Each young person is gifted and called by God and our role as educators is to help these gifts emerge and bear fruit. Catholics believe the conferring of charism takes place at Baptism, Confirmation and in other moments of our Christian life.
As the Catechism of the Catholic Church says, “by the Sacrament of Confirmation, [the baptised] are more perfectly bound to the Church and are enriched with a special strength of the Holy Spirit. Hence, they are, as true witnesses of Christ, more strictly obliged to spread and defend the faith by word and deed” ( #1285).
Michelangelo believed that the sculptor was a tool of God and it was his or her job to help cooperate with God in releasing the beauty within each piece of marble. Likewise, the student is not passive in the experience of formation, as they begin to discover their calling and how his or her gifts can be shared in the service of others. As educators, we support young people to be who God created them to be so they will set the world on fire. These words, attributed to St Catherine of Siena, express a desire to live our calling and giftedness in response to being known and loved by God.
In his book Outliers, Malcolm Gladwell claims that 10,000 hours of dedicated practice is sufficient to master skills as a musician, artist, pilot or carpenter. Unlike skills that can be taught and perfected, charismatic gifts must be discerned and nurtured. We are not creating “masters” of the faith. We help our students discern their charisms and begin to nurture them in the first steps of a lifelong journey of formation.
Marist schools are part of a spiritual family that began through the charism of St Marcellin Champagnat. This spiritual tradition continues to help young people encounter Jesus and express their own gifts of the Spirit through the Marist spirituality. Our schools are centres of the new evangelisation, where Jesus is encountered, known and loved, in the way of Mary. We follow Pope Francis’ call to a Marian style of evangelisation that “proposes with tender mercy Christ among us and holding the world close, especially to those on the peripheries. It avoids all politicisations and polarisations, as these impose themselves on the Church and in the world” (Evangelisation, ACBC).
A great deal of preparation is afforded to the Sacrament of Confirmation, but an equal and more permanent engagement with young people is required in the following years of high school. Schools like Marist College Canberra invite students to continue their formation through religious education and opportunities to affirm their giftedness in the service of others.
Groups like Marist Game Changers create an environment to explore spiritual gifts through engaging activities and reflections that are sequenced and sustained. These groups are supported by retreat days and senior students are invited into mentoring programs for individual accompaniment. Count Your Blessings is a specific retreat day for year 10s to explore their personal gifts and to begin to recognise these in others. Parish youth groups and national events such as Ignite Conference complement the school experience of peer-to-peer youth ministry.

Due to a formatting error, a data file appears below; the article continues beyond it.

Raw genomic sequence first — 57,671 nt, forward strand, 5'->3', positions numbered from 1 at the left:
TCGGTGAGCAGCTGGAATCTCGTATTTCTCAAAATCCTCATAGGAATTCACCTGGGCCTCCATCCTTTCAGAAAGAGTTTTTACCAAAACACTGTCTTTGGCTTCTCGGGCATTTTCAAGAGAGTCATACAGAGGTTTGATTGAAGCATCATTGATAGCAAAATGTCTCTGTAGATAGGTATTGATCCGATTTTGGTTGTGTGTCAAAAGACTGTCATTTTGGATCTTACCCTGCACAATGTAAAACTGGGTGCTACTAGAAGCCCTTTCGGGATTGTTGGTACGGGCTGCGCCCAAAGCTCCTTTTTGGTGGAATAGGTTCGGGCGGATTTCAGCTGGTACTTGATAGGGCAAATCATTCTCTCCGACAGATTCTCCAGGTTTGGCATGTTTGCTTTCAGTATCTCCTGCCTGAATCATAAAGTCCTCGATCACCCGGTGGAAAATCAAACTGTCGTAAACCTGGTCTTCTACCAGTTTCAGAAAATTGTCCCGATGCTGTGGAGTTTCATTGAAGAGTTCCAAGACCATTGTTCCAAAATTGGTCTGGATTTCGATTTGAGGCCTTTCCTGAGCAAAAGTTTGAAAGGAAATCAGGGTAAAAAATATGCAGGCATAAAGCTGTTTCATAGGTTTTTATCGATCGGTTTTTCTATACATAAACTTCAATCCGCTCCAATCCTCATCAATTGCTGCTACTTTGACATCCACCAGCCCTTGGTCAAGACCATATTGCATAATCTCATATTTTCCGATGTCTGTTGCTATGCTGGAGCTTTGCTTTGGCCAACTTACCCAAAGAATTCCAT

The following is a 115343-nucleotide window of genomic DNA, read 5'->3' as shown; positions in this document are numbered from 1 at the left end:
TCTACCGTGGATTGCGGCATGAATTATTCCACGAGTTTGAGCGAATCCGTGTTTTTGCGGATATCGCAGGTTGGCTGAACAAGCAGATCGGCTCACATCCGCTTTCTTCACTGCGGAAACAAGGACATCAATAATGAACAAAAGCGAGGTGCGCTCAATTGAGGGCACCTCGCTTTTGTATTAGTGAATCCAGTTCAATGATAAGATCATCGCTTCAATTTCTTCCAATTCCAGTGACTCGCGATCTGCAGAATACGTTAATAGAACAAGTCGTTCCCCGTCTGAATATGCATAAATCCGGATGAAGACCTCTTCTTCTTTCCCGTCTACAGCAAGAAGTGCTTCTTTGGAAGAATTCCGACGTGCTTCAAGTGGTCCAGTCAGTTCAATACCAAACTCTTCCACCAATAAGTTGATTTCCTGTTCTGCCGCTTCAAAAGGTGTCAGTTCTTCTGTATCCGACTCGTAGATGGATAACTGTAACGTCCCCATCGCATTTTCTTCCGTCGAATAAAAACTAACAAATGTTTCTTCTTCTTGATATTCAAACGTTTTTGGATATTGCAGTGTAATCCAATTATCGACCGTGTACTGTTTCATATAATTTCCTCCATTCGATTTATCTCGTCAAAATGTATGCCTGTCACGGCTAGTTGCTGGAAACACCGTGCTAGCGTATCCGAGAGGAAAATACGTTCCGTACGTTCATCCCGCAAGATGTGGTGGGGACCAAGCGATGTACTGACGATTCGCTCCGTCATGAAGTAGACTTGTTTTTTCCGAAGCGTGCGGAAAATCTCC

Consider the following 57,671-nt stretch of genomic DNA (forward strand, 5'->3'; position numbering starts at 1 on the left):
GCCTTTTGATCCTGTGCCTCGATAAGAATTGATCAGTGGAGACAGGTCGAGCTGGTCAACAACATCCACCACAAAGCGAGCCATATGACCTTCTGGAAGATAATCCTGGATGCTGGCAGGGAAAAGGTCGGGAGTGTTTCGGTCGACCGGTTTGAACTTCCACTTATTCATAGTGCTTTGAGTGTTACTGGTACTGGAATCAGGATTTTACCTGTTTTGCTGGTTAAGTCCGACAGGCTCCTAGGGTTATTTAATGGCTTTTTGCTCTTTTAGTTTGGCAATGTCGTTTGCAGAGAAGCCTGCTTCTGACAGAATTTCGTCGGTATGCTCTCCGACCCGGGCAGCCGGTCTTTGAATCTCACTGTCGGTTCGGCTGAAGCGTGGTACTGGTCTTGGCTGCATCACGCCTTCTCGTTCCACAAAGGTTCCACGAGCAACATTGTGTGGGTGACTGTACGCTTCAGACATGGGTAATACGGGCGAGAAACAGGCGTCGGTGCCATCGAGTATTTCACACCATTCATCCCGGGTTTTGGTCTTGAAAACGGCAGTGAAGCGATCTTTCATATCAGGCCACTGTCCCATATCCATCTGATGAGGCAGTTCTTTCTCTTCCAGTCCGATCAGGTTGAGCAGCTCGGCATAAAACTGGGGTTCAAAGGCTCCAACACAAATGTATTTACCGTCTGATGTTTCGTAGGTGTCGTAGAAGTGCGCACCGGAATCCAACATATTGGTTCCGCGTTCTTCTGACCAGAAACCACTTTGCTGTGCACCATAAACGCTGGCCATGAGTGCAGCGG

Providing pathways for leadership, activation of gifts and the empowerment of young people is a critical aspect of Catholic education. Young people are attracted to Christians who are living out their vocational call; they notice the transformation of their peers and desire to be involved. The declining numbers of church attendance and religious belief can be disheartening, but we are called to live with hope, to read the signs of the times and to see God “doing a new thing” with young people (Isaiah 43:19).
God continues to do new things in schools and His graces are being poured into our lap, pressed down and overflowing (Luke 6:38). You only need to look at the life and vitality of the Catholic Schools Youth Ministry International (CSYMI), Youth Alpha, Marist Youth Ministry, National Evangelisation Team and recent graduates volunteering in mission and solidarity. In addition to these bright and shiny witnesses, there are many hidden and unknown expressions and manifestations of the Holy Spirit in the lives of young people, which take years to emerge.
In Matthew 7:16, Jesus reminds us that we “will know them by their fruit” and what a joy it is to watch young people change the world through their supernatural expressions of enthusiasm, generosity and generativity. Educators and parents also have the responsibility to prepare young people to discern and value their gifts for the service of the world, which is more valuable than guidance on navigating a successful career of wealth and comfort.
It’s important to remember that the school experience is just the beginning. There is much more to do post-school and with far fewer resources, especially for young people who are not directly involved in youth ministry training or formation. Activating parish programs like the Catherine of Siena Institute’s Called and Gifted program and young adult accompaniment capitalises on the work of schools and draws young people into full, active and conscious participation in the Church and the world.
Nathan Ahearne has been involved in the faith formation of young people for more than 20 years and currently works for the Marist Mission and Life Formation Team in adult faith formation. His wife and children are his greatest joy and blessing. Nathan describes himself as a John 10:10 person who aims to live life to the full each day through prayer, contemplation and service.
Words: Nathan Ahearne